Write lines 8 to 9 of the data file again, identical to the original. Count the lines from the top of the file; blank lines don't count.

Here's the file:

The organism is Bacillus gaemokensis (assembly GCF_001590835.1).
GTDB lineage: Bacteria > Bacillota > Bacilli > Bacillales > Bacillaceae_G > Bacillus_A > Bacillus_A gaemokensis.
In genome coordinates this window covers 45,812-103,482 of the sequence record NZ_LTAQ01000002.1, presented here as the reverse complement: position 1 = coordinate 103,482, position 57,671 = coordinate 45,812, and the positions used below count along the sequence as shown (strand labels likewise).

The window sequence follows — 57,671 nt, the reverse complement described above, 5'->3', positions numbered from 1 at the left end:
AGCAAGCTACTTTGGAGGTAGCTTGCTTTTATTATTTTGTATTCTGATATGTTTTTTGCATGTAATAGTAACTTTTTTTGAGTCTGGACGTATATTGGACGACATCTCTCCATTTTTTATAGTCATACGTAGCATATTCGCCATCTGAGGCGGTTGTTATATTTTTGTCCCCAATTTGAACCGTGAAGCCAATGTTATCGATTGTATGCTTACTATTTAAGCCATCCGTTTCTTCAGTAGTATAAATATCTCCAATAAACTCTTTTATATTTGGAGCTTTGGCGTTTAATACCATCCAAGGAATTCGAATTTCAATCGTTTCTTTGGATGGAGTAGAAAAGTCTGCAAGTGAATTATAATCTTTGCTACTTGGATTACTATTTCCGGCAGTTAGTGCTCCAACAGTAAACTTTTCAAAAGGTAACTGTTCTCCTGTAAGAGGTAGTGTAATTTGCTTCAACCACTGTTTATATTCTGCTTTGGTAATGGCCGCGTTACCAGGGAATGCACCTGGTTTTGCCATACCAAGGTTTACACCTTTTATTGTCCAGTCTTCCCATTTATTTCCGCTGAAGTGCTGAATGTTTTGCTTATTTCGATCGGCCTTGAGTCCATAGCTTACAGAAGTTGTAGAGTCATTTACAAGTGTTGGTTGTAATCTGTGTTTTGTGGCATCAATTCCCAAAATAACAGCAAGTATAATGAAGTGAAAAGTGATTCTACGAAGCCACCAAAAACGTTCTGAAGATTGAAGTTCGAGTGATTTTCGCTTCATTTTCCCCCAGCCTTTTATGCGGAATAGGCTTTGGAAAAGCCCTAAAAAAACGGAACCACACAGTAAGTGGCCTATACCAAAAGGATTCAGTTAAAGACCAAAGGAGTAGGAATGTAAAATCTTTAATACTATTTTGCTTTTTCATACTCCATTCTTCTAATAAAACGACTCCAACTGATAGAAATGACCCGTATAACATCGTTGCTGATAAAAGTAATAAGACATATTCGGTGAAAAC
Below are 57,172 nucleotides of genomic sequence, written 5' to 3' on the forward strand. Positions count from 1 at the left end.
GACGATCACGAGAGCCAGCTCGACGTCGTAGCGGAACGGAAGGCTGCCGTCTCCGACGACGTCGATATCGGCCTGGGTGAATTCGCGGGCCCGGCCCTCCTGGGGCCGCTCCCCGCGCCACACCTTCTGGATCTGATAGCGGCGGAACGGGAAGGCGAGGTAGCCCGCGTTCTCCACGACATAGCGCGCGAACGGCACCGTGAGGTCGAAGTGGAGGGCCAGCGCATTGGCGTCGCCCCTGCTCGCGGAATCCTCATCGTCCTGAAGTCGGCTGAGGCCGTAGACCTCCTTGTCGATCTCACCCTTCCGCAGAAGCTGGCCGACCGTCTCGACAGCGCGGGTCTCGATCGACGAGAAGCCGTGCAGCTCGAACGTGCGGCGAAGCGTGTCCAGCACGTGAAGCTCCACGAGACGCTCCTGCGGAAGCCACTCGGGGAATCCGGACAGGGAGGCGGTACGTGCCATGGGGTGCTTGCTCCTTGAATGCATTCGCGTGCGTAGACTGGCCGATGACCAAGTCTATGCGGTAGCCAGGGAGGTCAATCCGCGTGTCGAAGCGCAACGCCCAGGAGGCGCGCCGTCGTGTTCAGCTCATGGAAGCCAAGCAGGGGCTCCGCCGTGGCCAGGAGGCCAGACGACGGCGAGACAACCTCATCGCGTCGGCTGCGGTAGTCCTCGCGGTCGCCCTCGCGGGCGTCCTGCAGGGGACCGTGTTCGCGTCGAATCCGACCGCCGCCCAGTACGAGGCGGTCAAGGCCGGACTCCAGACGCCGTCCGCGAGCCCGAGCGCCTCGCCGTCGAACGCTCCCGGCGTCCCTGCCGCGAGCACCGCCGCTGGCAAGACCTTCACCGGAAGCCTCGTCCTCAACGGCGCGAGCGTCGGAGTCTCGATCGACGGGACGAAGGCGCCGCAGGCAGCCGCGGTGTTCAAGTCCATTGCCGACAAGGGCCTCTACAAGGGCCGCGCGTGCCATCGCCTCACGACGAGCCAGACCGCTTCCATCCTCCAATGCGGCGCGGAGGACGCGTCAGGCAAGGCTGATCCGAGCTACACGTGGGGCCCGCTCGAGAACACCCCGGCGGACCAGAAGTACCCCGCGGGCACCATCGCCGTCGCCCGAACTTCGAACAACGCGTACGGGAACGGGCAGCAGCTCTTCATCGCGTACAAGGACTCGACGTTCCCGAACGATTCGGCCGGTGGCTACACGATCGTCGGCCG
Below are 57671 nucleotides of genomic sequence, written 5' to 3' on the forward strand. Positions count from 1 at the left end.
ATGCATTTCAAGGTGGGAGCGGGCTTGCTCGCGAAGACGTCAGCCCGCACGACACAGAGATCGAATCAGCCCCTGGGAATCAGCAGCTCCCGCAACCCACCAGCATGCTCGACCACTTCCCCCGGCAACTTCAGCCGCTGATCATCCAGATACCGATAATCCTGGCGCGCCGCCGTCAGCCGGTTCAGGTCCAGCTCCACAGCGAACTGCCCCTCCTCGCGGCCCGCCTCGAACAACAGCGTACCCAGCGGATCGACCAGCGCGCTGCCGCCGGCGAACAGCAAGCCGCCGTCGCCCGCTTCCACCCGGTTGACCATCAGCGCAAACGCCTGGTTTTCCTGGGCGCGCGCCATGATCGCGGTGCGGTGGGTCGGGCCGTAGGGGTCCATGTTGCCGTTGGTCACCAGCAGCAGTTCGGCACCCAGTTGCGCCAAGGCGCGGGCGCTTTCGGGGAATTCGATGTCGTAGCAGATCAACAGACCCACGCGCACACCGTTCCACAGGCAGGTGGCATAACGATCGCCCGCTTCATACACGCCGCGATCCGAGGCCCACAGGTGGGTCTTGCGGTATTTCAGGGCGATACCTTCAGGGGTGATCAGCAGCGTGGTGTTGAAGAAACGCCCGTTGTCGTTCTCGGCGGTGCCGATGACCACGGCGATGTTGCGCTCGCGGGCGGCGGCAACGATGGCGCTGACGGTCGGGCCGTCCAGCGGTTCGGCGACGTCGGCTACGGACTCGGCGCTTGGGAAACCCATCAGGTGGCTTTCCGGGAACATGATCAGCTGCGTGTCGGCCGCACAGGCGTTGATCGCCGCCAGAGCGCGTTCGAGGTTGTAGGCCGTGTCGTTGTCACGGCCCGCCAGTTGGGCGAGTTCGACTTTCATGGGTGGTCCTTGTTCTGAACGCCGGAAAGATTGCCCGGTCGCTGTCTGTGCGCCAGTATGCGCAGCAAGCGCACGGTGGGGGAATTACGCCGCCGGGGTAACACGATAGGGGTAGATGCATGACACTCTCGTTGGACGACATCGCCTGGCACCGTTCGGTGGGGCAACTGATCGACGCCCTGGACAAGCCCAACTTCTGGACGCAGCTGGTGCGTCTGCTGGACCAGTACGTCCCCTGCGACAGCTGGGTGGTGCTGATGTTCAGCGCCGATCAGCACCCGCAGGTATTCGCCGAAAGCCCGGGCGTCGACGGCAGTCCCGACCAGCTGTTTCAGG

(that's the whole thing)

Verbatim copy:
Below are 57671 nucleotides of genomic sequence, written 5' to 3' on the forward strand. Positions count from 1 at the left end.
ATGCATTTCAAGGTGGGAGCGGGCTTGCTCGCGAAGACGTCAGCCCGCACGACACAGAGATCGAATCAGCCCCTGGGAATCAGCAGCTCCCGCAACCCACCAGCATGCTCGACCACTTCCCCCGGCAACTTCAGCCGCTGATCATCCAGATACCGATAATCCTGGCGCGCCGCCGTCAGCCGGTTCAGGTCCAGCTCCACAGCGAACTGCCCCTCCTCGCGGCCCGCCTCGAACAACAGCGTACCCAGCGGATCGACCAGCGCGCTGCCGCCGGCGAACAGCAAGCCGCCGTCGCCCGCTTCCACCCGGTTGACCATCAGCGCAAACGCCTGGTTTTCCTGGGCGCGCGCCATGATCGCGGTGCGGTGGGTCGGGCCGTAGGGGTCCATGTTGCCGTTGGTCACCAGCAGCAGTTCGGCACCCAGTTGCGCCAAGGCGCGGGCGCTTTCGGGGAATTCGATGTCGTAGCAGATCAACAGACCCACGCGCACACCGTTCCACAGGCAGGTGGCATAACGATCGCCCGCTTCATACACGCCGCGATCCGAGGCCCACAGGTGGGTCTTGCGGTATTTCAGGGCGATACCTTCAGGGGTGATCAGCAGCGTGGTGTTGAAGAAACGCCCGTTGTCGTTCTCGGCGGTGCCGATGACCACGGCGATGTTGCGCTCGCGGGCGGCGGCAACGATGGCGCTGACGGTCGGGCCGTCCAGCGGTTCGGCGACGTCGGCTACGGACTCGGCGCTTGGGAAACCCATCAGGTGGCTTTCCGGGAACATGATCAGCTGCGTGTCGGCCGCACAGGCGTTGATCGCCGCCAGAGCGCGTTCGAGGTTGTAGGCCGTGTCGTTGTCACGGCCCGCCAGTTGGGCGAGTTCGACTTTCATGGGTGGTCCTTGTTCTGAACGCCGGAAAGATTGCCCGGTCGCTGTCTGTGCGCCAGTATGCGCAGCAAGCGCACGGTGGGGGAATTACGCCGCCGGGGTAACACGATAGGGGTAGATGCATGACACTCTCGTTGGACGACATCGCCTGGCACCGTTCGGTGGGGCAACTGATCGACGCCCTGGACAAGCCCAACTTCTGGACGCAGCTGGTGCGTCTGCTGGACCAGTACGTCCCCTGCGACAGCTGGGTGGTGCTGATGTTCAGCGCCGATCAGCACCCGCAGGTATTCGCCGAAAGCCCGGGCGTCGACGGCAGTCCCGACCAGCTGTTTCAGG